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What a Clinic Looked Like in Ancient Greece

Ancient Greek Clinic
The young physician is depicted in a sitting position using a small type of lancet to stimulate bloodletting from the patient. Public Domain

The first realistic depiction of an outpatient clinic in ancient Greece is on a drawing on a small vase created in Athens around 470 B.C. now on display at the Louvre Museum in France.

The drawing on the vase called aryvallos depicts a physician performing bloodletting on a patient. Another five males, four of them with injuries holding canes, are waiting their turn.

Among them, a dwarf holding a hare on his shoulder can be seen. Suction cups on the wall and a copper basin on the floor for blood collection are also included in the picture.

Ancient Greek clinic
The waiting patients at the clinic. Public Domain

The characters depicted in the clinic of ancient Greece

The young physician of light complexion is depicted in a sitting position using a small type of lancet, to cause bloodletting from a vein of the right arm of an almost nude, bearded man with dark hair who is standing and supporting himself with a cane which he holds in his left hand.

The painting includes another five male figures. On the right side of the patient, there is a male figure. That man is sitting and is unclothed above the waist. He has a beard and dark hair. A bandage can be seen covering his upper arm.

Another man who is dressed and also has a beard and dark hair is standing behind him, raising his right hand in a gesture, as if addressing the physician. A bandage covers part of his left arm. It can be assumed that the two latter men are awaiting their turn to be examined.

An additional bearded man with dark hair is standing behind the previous one. He stands and crosses his feet. He has his right hand on his waist and is leaning to the left, supported by a crunch.

This last figure is looking down at a bearded nude dwarf who carries a hare on his shoulder. Finally, there is another man, who is dressed and has no beard and a light complexion. He appears to be moving with the support of a cane towards the rear of the physician who is sitting. A bandage covers part of his left leg.

On the wall, above the physician who is sitting, three suction cups can be seen—two on his left and one on his right side.

Earliest known realistic scene of medical service

The vase (aryvallos) depicts the earliest known realistic scene of medical service in Western history, the authors of a recent study wrote in the Journal of Clinical Medicine.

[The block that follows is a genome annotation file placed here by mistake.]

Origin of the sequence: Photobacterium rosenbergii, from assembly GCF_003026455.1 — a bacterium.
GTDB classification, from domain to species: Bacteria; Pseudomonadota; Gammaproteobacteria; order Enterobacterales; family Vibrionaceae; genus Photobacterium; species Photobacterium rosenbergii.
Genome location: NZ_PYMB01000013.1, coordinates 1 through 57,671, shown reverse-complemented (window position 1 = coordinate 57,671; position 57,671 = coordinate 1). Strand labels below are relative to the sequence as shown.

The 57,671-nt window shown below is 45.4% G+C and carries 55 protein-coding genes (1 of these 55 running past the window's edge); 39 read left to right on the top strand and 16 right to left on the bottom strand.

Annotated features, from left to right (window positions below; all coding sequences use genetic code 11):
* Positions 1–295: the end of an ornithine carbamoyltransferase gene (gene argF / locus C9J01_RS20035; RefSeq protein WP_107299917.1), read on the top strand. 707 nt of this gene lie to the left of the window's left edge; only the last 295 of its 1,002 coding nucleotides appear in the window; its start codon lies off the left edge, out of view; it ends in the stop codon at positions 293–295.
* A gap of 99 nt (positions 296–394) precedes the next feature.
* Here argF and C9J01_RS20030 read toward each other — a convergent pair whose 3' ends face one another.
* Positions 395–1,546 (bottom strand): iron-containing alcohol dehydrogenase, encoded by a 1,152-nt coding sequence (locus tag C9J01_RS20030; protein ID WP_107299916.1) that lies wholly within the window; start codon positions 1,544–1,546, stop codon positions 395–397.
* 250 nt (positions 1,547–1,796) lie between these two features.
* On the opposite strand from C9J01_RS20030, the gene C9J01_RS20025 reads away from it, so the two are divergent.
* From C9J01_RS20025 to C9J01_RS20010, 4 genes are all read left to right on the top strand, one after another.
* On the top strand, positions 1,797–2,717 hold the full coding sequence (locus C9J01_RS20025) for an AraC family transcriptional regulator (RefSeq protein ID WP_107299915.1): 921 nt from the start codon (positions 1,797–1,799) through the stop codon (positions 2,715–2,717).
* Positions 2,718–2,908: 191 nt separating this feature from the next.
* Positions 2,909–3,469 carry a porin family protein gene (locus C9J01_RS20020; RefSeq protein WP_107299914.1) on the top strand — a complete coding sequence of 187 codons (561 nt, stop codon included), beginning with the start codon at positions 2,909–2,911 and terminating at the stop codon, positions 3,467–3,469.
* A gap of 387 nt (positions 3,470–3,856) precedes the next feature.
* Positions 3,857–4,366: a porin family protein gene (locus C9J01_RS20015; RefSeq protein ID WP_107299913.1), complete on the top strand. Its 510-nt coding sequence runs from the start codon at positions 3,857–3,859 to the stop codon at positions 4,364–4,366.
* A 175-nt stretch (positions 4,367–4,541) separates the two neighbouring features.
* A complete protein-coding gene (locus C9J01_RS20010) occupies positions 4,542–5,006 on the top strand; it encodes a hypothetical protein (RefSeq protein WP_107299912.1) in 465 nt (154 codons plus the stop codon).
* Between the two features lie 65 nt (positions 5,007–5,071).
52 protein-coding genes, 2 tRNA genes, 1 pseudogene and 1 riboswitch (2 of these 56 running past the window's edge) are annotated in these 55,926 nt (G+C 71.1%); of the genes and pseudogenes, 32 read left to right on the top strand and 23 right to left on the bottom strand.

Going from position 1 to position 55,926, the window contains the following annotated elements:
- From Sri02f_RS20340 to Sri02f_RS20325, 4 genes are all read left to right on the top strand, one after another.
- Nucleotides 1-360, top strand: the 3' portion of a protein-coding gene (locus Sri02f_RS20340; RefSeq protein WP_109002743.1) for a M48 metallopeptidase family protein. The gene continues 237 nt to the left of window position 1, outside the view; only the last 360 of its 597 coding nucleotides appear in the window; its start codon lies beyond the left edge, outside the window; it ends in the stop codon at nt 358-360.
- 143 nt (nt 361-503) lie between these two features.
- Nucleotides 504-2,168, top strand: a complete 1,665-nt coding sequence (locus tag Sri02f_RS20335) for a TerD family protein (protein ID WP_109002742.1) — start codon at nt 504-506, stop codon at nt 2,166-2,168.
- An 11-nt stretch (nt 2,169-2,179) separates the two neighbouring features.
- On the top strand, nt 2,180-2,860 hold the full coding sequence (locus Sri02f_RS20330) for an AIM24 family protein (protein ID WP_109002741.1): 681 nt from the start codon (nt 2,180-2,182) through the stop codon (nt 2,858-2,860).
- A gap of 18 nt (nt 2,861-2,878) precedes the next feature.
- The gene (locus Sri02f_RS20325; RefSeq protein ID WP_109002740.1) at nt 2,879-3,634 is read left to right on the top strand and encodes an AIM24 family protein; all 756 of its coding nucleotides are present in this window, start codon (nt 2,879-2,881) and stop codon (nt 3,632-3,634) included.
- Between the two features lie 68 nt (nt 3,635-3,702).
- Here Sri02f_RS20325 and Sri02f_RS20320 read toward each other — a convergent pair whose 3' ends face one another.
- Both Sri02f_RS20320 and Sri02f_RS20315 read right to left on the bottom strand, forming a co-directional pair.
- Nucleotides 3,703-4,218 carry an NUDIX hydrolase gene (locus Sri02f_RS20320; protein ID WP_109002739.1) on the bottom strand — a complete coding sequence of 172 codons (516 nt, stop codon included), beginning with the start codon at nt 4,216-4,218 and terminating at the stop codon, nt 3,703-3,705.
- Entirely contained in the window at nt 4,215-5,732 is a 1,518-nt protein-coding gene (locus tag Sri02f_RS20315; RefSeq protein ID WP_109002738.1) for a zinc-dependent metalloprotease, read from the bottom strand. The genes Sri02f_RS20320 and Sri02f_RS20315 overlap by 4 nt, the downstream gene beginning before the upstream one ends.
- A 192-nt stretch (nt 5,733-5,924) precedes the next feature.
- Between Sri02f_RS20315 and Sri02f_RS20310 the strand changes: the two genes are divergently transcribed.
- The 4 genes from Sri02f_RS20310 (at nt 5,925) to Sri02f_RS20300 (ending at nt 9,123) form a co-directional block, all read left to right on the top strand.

“All previous Ancient Greek scenes which dealt with relevant themes, invariably included ‘holy’ and divine interventions,” says co-author Manolis Stefanakis, Professor of classical archeology at the Department of Mediterranean Studies of the University of the Aegean.

“Trauma management, as well as bloodletting seem to form part of the everyday medical practice of that time, while gifts to physicians (one of the possible explanations of the dwarf’s hare, which is depicted in the aryvallos scene) were common.

“Additionally, historical sources reveal that Ancient Greek physicians were well-paid and much respected,” the Greek professor adds. “Medicine has always been an honorable practice throughout the centuries.”

“Through the illustration of the vase, the painter approaches in a rudimentary, but clear way, issues such as the space and furniture of the doctor’s office, the doctor’s position and attitude, his morals and remuneration, the patient’s attitude, the dressing of a wound—with indirect reference to the practice of phlebotomy and the use of bloody suction cups-, as well as the special case of achondroplasia, a genetic disorder that is the most common form of dwarfism,” Stefanakis told the Athens Macedonia News Agency (AMNA).

The vessel stands out for its two particularities: its shape and the figurative decoration it bears on the belly band.

As for the shape, it is relatively rare to find a spherical aryvallus in Attica, a shape—and a vase in general—that is mostly assigned to Corinth during the 7th and 6th centuries BC.

As far as the figurative decoration is concerned, the vase stands out both for its red-figure technique and for its historical contribution to the daily life of the ancient Athenians, being the only figurative testimony to date of an active Athenian medical center,” Stefanakis told AMNA.

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